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101 Jumping Exercises Part One

This article has appeared previously with Equestrian Life. To see what is in our latest issue, please click here.

Issue 15_p72_showjumping2

By Linda L Allen

Riding and jumping, like most other activities are best learned by doing. Practice is as essential for riders as ongoing training is for horses, no matter their current level. The old adage ‘practice makes perfect’ works best when modified to say: ‘Perfect practice makes perfect’. Written by world class course designer and retired international jumping rider Linda Allen, the schooling exercises set out have originated from years of observing the best riders and trainers in the world.

The book, forwarded by Olympic Gold Medallists David O’Connor, Joe Fargis and Bill Steinkraus, is designed for riders and instructors with exercises from the most basic through to tackling specific trouble spots encountered in training or correct particular shortcomings in a horse’s jumping technique. We have selected some of the 101 Jumping Exercises starting with a few basics.


jumping 1 pic2SET UP Place a single ground pole in the centre of your arena. If the centre of your pole does not have a painted stripe, mark it with a piece of coloured electrical tape to indicate exactly where you want your horse to cross over it.


1. Walk and trot over the pole, in figure 8 pattern as shown.

2. Be sure to practice the pattern in both directions and using both a larger and smaller figure 8.

HINTS Make your circles a comfortable size that allows you to maintain an even pace. Always bring your horse to the exact centre of the pole (which you have marked). Whether walking or trotting, establish a relaxed and regular rhythm well before the pole, and maintain it over the pole. Strive for very light contact with your horse’s mouth. Remember this for all these exercises! Focus on an eye level point at the end of the arena as your horse travels over the pole. Studying the pole is part of your horse’s job, not yours.


One hears debate over just where a rider should focus when jumping. It is essential to focus first on the centre of the obstacle to establish your correct line of approach. Then, as you approach the obstacle on the track you have successfully established, it is equally important that you adjust your focus ahead to where you are going next. Your horse will be aware of any abrupt change in where you are looking, especially right in front of the obstacle. It takes conscious practice until it becomes automatic for you to keep your focus the appropriate distance ahead of you at all times.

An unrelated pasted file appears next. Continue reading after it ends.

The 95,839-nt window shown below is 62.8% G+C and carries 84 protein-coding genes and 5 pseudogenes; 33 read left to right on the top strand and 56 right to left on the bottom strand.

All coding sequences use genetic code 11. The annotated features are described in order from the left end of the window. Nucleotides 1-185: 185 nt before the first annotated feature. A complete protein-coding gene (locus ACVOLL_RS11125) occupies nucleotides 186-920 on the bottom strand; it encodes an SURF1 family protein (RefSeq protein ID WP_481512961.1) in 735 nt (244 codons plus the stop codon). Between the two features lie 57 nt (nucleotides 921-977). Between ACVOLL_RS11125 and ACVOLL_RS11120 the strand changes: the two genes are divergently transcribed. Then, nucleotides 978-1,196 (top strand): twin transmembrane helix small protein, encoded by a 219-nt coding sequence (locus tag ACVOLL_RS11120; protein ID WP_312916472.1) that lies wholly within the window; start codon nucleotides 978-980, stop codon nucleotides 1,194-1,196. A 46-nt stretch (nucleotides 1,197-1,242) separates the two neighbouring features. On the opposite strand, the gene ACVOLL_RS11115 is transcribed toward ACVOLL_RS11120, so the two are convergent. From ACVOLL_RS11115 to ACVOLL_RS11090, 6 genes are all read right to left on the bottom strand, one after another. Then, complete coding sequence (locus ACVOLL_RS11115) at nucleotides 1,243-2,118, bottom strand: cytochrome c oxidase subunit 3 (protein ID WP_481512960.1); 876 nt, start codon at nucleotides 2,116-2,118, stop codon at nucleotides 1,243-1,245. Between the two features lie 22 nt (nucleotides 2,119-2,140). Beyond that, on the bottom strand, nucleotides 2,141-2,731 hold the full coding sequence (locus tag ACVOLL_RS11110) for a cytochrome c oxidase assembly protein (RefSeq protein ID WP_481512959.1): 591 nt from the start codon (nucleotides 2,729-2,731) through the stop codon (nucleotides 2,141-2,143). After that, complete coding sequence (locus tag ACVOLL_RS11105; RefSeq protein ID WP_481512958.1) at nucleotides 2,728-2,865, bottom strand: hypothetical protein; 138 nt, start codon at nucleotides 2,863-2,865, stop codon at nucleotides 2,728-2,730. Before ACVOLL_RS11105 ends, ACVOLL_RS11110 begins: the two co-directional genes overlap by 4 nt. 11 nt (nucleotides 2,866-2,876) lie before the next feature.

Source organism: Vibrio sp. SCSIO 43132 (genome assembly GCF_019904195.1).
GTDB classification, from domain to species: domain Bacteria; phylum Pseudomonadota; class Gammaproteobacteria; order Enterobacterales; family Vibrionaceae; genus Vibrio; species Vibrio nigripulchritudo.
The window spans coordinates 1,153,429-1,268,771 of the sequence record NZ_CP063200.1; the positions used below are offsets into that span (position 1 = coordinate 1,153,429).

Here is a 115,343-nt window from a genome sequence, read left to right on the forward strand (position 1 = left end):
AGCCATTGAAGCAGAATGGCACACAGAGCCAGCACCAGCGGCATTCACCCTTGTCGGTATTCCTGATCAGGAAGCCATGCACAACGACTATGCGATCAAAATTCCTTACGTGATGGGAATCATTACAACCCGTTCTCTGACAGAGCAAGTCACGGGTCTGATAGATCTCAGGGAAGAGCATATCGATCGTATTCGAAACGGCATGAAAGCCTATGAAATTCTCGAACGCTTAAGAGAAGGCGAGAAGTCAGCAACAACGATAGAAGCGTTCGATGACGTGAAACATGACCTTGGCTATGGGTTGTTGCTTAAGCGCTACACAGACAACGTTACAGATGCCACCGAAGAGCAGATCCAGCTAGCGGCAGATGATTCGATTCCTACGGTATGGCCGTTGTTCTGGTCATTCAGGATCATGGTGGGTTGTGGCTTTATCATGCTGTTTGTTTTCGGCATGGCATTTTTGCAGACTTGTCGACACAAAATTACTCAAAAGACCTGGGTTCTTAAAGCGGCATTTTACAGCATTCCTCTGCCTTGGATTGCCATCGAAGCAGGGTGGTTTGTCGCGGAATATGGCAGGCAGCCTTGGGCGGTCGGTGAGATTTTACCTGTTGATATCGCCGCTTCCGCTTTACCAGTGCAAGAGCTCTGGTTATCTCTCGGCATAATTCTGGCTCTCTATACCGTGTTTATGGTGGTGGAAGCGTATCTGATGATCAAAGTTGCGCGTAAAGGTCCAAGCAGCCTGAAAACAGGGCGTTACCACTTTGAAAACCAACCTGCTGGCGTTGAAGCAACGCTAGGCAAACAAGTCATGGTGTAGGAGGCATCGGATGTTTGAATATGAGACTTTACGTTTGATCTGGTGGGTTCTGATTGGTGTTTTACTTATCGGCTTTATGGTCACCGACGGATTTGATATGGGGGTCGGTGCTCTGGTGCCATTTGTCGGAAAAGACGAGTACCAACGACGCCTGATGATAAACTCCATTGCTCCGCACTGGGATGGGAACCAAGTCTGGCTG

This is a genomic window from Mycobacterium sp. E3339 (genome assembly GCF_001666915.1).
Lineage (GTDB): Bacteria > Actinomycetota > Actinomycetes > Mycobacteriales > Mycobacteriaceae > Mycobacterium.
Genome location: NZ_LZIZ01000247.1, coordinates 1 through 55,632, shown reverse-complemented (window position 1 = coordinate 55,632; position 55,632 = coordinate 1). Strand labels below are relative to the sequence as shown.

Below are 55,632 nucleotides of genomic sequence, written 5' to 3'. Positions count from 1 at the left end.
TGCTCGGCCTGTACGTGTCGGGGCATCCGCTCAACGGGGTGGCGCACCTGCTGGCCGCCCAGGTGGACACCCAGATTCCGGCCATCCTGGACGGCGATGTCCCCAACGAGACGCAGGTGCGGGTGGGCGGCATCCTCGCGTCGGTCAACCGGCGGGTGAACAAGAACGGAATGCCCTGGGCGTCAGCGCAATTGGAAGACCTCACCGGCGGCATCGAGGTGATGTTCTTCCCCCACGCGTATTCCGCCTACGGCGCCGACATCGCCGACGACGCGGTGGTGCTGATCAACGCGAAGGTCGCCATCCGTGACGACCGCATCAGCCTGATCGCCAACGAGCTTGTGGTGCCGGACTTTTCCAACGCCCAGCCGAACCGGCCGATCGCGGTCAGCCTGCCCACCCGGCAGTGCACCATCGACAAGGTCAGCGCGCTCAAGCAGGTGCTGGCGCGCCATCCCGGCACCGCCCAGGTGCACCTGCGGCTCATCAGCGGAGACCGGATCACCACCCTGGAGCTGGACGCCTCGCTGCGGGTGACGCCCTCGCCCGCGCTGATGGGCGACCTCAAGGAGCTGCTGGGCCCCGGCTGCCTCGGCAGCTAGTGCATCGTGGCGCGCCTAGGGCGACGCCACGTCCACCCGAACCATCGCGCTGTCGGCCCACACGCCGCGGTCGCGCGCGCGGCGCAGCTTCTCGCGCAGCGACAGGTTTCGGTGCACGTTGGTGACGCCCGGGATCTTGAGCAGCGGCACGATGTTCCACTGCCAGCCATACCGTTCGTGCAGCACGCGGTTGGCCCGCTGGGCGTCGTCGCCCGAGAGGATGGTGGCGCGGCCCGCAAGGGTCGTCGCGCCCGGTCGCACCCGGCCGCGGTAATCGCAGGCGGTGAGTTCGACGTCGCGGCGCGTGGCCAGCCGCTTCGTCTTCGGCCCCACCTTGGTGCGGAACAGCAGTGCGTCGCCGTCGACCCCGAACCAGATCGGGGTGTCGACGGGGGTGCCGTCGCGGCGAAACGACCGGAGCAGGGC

Rider looking ahead to the next pole while horse concentrates on the one that he is going over. 


Rider looking down at the ground pole.

jumping 1 pic3TWO POINT POSITION

Two-point position keeps you close to, but not sitting in, the saddle, even to post. Use it to find your correct balance and develop the low centre of gravity that is the mark of every effective rider over fences.

Your entire weight sinks though the ball of your foot on the stirrup and down into a lowered heel. Maintaining flexibility in all the riding joints (the hips, the knees, the ankles and the heels) is critical, as bracing or stiffening prevents achieving the balance and security that this position develops.

Pay careful attention to how you get into and out of two-point position.


  1. While riding at posting trot, quietly release your whole arm forward and place your hands on your horse’s crest approximately one-third of the way between the withers and ears, pressing down slightly.